“One can hope that they have learned something about planning from this,” he said. “We had rehearsals when I was mayor. There used to be a lot of planning and preparation and experience that went into handling these events.”
He added: “This was almost a panic reaction, and the shame of it is that there’s not much we can do to recoup some of the $40 million that was spent.”
Kevin Harris, the mayor’s spokesman, responded with a dig at Gray. “This wasn’t about planning, rehearsals or experience,” he said. “The fleet we inherited from the previous administration was inadequate, and the mayor wasn’t willing to have the city be crippled because of that.”
Some of the companies that received the most generous compensation have made large political donations to the mayor as well as to a now-defunct political action committee created on her behalf.
Among them was Fort Myer Construction, which was paid more than $5 million for providing dump trucks and other services. Bowser’s administration has been battling accusations that it unsuccessfully tried to steer contracts for stadium work to Fort Myer.
The company was paid $265 an hour for each of its dump trucks — $100 more than city guidelines allowed for such work in the past, and as much as $115 more an hour than the city paid to some other major contractors for the same equipment.
A company official reached by The Post on Wednesday declined to comment. According to company literature, Fort Myer conducts snowplowing operations on the Capital Beltway and Dulles Toll Road in Virginia and has a large staff of round-the-clock mechanics, refueling trucks and other support equipment that could have contributed to the higher cost.
The audit also found that the District hired Capitol Paving — another contractor — at two different rates for identical services. The hourly rate paid to Capitol Paving for dump trucks retained during the storm was double the rate that the city had agreed to pay earlier in the year to have trucks on retainer for the job. Calls to Capitol Paving were not immediately returned Wednesday. The owners of Capitol Paving and Fort Myer Construction have family ties.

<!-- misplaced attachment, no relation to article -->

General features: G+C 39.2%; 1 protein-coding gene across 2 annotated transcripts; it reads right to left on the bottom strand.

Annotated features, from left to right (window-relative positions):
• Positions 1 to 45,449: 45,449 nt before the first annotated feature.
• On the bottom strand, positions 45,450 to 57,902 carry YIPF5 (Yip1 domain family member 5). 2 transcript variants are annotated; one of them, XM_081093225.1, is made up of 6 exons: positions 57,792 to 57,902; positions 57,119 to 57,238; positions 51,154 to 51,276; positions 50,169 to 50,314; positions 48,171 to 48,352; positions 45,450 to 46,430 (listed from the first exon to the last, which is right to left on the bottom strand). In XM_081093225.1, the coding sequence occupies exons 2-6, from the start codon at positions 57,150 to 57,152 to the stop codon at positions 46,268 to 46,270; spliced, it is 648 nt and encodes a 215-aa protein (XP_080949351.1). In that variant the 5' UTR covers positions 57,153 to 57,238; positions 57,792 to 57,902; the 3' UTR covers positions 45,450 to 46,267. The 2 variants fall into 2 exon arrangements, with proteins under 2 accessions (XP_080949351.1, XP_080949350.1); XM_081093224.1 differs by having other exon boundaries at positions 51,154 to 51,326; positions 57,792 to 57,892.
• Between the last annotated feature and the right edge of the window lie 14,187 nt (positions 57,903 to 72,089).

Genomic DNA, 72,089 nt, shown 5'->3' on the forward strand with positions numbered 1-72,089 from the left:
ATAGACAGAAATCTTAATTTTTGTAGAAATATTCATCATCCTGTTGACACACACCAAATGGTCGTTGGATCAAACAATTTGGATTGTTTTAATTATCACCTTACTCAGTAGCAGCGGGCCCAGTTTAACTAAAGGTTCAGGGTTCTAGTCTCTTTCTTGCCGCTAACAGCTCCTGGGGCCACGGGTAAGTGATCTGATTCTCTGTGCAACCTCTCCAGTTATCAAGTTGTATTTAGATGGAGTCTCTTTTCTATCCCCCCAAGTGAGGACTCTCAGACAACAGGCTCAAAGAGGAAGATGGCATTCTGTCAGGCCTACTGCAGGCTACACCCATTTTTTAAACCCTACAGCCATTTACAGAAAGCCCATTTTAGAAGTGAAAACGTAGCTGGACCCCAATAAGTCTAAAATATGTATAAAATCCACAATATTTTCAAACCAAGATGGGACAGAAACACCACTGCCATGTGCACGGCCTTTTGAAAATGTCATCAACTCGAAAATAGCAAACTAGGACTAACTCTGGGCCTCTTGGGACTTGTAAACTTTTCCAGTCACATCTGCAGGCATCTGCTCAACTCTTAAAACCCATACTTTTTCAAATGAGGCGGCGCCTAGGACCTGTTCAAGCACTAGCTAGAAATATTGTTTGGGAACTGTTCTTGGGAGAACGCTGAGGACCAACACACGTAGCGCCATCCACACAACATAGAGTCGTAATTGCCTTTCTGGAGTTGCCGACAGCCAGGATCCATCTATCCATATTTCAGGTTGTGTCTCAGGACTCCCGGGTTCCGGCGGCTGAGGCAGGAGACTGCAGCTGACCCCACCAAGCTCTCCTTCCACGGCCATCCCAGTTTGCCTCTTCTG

The costly scramble resulted in part from the city’s having a combined 143 city-owned and contractor plows at the onset of the storm, just over half the number required under the city’s snow plan.
The city responded by contracting with numerous private businesses to provide a total of 403 pieces of additional equipment, including 40 heavy snowplows, 48 loaders and 181 dump trucks.
Within two days, and as rising temperatures began to melt the snow, the District had more equipment than it could use, with scores of trucks idling along 16th Street NW north of the White House at one point as crews awaited orders.
The total cost was almost $41 million, according to the audit.
By comparison, in six of the nine years leading up to last winter, the District spent $6.2 million to $6.3 million, which was sufficient to handle up to 25 inches of snow for the entire season, the auditor wrote.
In 2010, when the city faced a series of storms that some called “Snowmaggedon,” the city spent $25 million to remove more than 56 inches of snow. With other storms last year, the city spent a total of $48 million for the season.
Cheh said in a statement that she was encouraged that Bowser’s administration had begun taking steps to regularize its procurement practices.
“I believe the Mayor handled [the storm] effectively and I’m interested in further exploring how we can best control costs, eliminate overpayments, and implement better negotiation practices with our contractors,” she said.